Parents, siblings and students filled out the white marble ceremonial court at Education City on 5 May 2009 as the Qatar Foundation for Education, Science & Community Development staged its second annual senior convocation ceremony.
Close to 200 students celebrated their graduation that evening from five of the six universities based at the campus, located on the western edge of Doha. Among them were the first ever graduates from Georgetown University School of Foreign Service in Qatar.
As with all the recent events and inaugurations hosted by the Qatar Foundation, there was a palpable sense of history in the making that night. Here was the human capital with which Doha intends to transform its economy; the workforce of the future.
Education City is the most visible sign of the foundation’s commitment to being the catalyst for change in Qatar. It has invested billions of dollars in building state-of-the art facilities and spent many hours negotiating with international universities to encourage them to set up a branch campus in Qatar.
The first to accept this invitation was Virginia Commonwealth University (VCU), which began offering degrees in fashion, graphic and interior design in 1998. Weill Cornell Medical College followed in 2002 and a year later, Texas A&M University began offering chemical, electrical, mechanical and petroleum engineering undergraduate courses.
Carnegie Mellon University launched its business administration and computer science degrees in 2004, and Georgetown University began offering studies in international affairs in 2005. As the most recent addition, joining in 2008, Northwestern University has yet to have students graduate from its journalism and communication programmes.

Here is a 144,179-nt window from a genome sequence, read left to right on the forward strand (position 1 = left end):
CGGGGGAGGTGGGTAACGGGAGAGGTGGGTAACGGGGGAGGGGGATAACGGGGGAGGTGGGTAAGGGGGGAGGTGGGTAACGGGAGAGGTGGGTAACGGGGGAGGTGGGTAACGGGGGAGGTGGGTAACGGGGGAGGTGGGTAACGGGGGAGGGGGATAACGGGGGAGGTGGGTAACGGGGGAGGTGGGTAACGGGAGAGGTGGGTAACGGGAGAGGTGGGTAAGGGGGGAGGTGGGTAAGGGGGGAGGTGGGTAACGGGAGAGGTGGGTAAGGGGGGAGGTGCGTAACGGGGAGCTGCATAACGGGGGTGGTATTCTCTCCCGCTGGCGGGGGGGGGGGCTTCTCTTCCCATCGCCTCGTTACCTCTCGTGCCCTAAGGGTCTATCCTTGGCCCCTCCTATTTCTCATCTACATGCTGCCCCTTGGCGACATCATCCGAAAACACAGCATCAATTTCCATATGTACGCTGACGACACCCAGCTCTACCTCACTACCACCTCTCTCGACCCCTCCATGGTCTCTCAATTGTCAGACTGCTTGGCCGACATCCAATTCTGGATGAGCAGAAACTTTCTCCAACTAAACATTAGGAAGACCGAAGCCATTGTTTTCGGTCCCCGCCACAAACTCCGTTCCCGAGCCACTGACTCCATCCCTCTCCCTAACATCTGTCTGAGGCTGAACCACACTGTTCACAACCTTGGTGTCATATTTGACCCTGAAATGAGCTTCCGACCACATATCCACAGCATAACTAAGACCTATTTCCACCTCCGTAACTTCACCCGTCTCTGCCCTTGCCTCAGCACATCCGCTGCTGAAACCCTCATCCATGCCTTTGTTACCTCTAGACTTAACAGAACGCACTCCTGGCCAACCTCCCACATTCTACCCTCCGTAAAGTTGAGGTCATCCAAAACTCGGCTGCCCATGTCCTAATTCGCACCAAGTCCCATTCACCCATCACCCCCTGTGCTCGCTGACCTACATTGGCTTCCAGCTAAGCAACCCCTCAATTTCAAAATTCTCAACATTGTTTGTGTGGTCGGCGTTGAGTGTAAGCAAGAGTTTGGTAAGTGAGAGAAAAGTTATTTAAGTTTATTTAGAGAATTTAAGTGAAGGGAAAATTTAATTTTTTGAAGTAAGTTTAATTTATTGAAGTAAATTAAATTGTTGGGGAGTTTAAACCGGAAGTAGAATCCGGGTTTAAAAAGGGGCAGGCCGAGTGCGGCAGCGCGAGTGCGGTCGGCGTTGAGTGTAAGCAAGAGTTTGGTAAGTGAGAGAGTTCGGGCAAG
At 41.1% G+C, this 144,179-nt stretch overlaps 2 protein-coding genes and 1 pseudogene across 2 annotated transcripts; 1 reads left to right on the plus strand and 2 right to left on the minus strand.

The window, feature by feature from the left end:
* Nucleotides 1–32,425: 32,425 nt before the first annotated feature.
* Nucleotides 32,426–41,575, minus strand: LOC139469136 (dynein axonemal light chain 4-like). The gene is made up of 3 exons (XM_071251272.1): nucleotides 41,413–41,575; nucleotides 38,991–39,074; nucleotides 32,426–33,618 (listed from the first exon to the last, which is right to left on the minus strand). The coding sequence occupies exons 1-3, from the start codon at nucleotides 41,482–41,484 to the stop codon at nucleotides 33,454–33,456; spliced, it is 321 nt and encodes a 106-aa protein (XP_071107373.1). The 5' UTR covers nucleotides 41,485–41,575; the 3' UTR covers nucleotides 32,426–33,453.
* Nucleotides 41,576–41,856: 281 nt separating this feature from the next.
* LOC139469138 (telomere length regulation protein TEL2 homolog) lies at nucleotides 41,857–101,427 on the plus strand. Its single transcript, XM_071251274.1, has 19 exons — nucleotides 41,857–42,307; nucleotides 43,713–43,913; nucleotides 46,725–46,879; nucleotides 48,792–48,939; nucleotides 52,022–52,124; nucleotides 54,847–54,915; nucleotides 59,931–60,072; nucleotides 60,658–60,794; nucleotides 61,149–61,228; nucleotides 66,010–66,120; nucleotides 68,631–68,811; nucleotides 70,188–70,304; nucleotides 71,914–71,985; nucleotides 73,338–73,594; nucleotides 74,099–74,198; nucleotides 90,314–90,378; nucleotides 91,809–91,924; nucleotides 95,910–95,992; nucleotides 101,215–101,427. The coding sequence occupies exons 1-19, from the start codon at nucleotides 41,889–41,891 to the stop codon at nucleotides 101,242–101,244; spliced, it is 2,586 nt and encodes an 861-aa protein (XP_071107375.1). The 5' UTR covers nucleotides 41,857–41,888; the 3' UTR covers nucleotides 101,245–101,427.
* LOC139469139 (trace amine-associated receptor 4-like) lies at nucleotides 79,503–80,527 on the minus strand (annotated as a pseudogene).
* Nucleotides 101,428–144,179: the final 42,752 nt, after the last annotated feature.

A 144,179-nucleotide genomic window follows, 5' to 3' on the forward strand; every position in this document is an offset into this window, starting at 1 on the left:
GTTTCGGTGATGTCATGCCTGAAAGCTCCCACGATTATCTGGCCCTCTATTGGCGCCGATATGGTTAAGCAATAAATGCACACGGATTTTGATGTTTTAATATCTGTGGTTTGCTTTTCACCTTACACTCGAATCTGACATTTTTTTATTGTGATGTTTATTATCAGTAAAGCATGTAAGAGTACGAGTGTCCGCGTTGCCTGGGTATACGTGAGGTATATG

The Qatar Faculty of Islamic Studies is the only non-international undergraduate school on the campus. It opened in 2007 and is not classified as a university.
The international universities invited to set up at Education City offer their degrees under 10-year service agreements with the Qatar Foundation, which require them to meet agreed performance targets such as student numbers and the range of courses offered. In return, the foundation provides the infrastructure and covers the operating and management costs of the institutions.
Crucially, the foundation insists that the universities offer courses identical to those taught at the main campus and enforce the same entry criteria. In addition, the Qatar Foundation has chosen only to invite universities with a heavy focus on research.
“Education alone cannot produce quality,” says Fathy Saoud, president of the Qatar Foundation. “Particularly at university level, you have to integrate education and research.
“It is important not just to convey know-ledge, but to give students the skills to generate knowledge. Through the generation of know-ledge we can get innovation, creativity and new technologies.”
Both students and lecturers will undertake research projects at Education City and a wide variety are already under way. VCU has been investigating how to engage the Qatari audience and encourage them to read more in order to raise literacy rates. It is also looking at street signs across the country and how they can communicate their message better.
Georgetown has been researching inter-national migration and the flow of labour in and out of the Gulf as well as political relations between the six GCC states. Projects under way at Carnegie Mellon include studies on traffic light co-ordination for emergency vehicles and the building of an English and Arabic speaking ‘roboceptionist’.
Although Texas A&M has yet to commence its research, the university has already garnered $20m in funding, including $13m from the Qatar Foundation’s funding agency, the Qatar National Research Fund (QNRF), under its National Priorities Research Programme.
Of all the universities, however, Weill Cornell has the most ambitious research strategy. It has launched a biomedical research programme that will look at genetic and molecular medicine, women’s and children’s health, gene therapy, stem cells and vaccine development. The programme has been granted $45m in funding from the QNRF and aims to recruit 120 mid-career scientists to the project over the next five years.
Weill Cornell will collaborate with Hamad Medical Corporation on the project and the Sidra Medical & Research Centre when it opens at Education City in 2012. In April, researchers from Weill Cornell successfully mapped the date palm genome in a proof-of-concept project, and are expected soon to get the go-ahead to sequence the Qatari genome.